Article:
State Treasurer John Kennedy has sent a second letter to the executive director of the Louisiana State Police Retirement System (LSPRS) to emphasize his wish that a thorough investigation be conducted into the last second amendment to Senate Bill 294 which gave State Police Superintendent Mike Edmonson and one other state trooper huge increases in their state police pensions.
By John Kennedy, State Treasurer
Unless you just parachuted in from Mars, you've probably seen media reports about the retirement bill recently passed by the Legislature and signed by the Governor (Act 859) that boosts the retirement benefits for a small number (allegedly two) of Louisiana State Police Troopers. The benefits-boosting provision, again according to media reports, was added to an unrelated bill on the last day of the legislative session by a six-person conference committee that did not meet publicly. All six of the conferees say they did not sponsor the amendment.
State Treasurer John Kennedy told fellow members of the State Police Retirement System (LSPRS) Wednesday that he wants answers to a laundry list of questions pertaining to legislative passage of an amendment to an otherwise minor senate bill that increased State Police Commander Mike Edmonson’s retirement benefits by $30,000 per year.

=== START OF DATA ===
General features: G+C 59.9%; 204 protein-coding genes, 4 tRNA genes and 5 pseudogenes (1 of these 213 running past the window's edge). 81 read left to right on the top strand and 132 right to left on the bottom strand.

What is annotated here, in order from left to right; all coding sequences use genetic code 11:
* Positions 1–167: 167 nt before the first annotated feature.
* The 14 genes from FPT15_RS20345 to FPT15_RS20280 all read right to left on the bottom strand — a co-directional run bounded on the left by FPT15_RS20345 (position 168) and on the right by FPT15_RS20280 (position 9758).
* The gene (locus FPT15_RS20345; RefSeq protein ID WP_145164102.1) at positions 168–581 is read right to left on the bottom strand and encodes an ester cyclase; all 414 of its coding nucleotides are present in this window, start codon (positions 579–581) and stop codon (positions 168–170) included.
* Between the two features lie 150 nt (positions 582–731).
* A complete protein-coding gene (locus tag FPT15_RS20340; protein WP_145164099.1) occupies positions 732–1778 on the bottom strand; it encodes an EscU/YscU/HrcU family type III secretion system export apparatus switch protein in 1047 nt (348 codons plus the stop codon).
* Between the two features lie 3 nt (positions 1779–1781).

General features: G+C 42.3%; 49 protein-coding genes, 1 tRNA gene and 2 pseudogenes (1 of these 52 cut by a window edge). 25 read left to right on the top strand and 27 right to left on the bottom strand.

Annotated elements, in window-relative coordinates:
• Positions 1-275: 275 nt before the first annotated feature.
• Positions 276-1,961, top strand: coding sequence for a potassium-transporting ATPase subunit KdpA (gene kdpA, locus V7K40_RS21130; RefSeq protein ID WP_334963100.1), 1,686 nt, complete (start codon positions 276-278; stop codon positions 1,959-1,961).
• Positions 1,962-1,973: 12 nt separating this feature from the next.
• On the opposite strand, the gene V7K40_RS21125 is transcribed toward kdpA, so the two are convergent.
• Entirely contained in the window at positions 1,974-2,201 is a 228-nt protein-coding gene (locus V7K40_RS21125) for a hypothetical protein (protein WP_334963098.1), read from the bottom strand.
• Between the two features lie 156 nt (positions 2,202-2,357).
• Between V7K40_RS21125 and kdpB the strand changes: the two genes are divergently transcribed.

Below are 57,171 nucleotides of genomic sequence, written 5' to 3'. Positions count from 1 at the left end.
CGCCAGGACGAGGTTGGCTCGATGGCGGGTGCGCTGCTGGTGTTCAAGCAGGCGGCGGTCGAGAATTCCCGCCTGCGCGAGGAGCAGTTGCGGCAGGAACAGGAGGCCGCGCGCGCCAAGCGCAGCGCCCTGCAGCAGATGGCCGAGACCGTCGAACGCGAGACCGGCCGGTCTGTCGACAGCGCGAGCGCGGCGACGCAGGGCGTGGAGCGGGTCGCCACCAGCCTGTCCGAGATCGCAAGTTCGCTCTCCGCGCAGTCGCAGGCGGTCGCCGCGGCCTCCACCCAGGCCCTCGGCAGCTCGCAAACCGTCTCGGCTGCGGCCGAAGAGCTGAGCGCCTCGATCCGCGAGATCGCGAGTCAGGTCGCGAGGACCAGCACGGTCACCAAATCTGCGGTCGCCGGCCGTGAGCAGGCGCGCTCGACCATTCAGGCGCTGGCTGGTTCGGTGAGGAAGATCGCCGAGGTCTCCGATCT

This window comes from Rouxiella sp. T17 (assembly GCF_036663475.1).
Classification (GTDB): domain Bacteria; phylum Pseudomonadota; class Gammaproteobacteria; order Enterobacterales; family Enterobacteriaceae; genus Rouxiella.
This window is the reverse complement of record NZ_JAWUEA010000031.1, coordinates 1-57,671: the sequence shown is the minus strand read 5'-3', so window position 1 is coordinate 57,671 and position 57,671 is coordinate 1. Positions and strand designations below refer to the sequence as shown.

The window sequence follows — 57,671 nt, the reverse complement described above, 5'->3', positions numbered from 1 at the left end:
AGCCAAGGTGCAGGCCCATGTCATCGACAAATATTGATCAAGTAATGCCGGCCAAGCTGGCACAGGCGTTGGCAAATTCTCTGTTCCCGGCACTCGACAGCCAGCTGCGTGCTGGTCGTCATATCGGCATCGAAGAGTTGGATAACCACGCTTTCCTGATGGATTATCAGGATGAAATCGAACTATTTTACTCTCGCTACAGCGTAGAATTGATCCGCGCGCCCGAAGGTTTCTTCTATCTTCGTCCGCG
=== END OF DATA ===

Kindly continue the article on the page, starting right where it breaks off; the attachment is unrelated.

With the new fiscal year starting today, Louisiana Treasurer John Kennedy, has taken a slap at the Louisiana legislature and Governor Jindal claiming Louisiana is starting the new fiscal year with a $63 million hole due to procedures utilized that in the bank business would be called "check kiting".
Written by Lamar Parmentel, The Daily Kingfish.
According to the political press, Bobby Jindal launched another one of his embarrassing broadsides against the awful “DC establishment,” calling for a “hostile takeover” of DC by enraged teahaddists.
Kennedy's hypocrisy shouldn't distract budgeting debate.
For many Democrats in Louisiana, particularly those still active in party politics, the ultimate goal is to win the Governor’s race.
The year 2007 became the watershed year in the state for electing democrats for statewide office. Currently, the Democratic Party, which had dominated statewide offices prior to that year, has only one statewide elected official, Mary Landrieu, and that could change this November.
This week, Louisiana and the nation were treated with some big political news, not that it was unexpected.
U.S. Senator David Vitter decided to enter the Louisiana Governor’s Race although he apparently will keep his US Senate position.
For months, Louisiana political observers have been waiting for David Vitter to make it official. Today, he confirmed the worst kept political secret in state history. In 2015, Vitter will run for Governor of Louisiana. The advantage for Vitter is that he does not have to relinquish his U.S. Senate seat to run for Governor. He also has universal statewide name recognition and is leading in pre-election polls.
Hey what's going on--as Marvin Gaye said. (asked)
Well, it looks like we may have three Republicans running for governor now that's assuming a few things. Number one, can David Vitter use the super PAC money--roughly $1.5 million dollars--that has been raising his behalf for either for a state-run or federal? Can he use that in this election?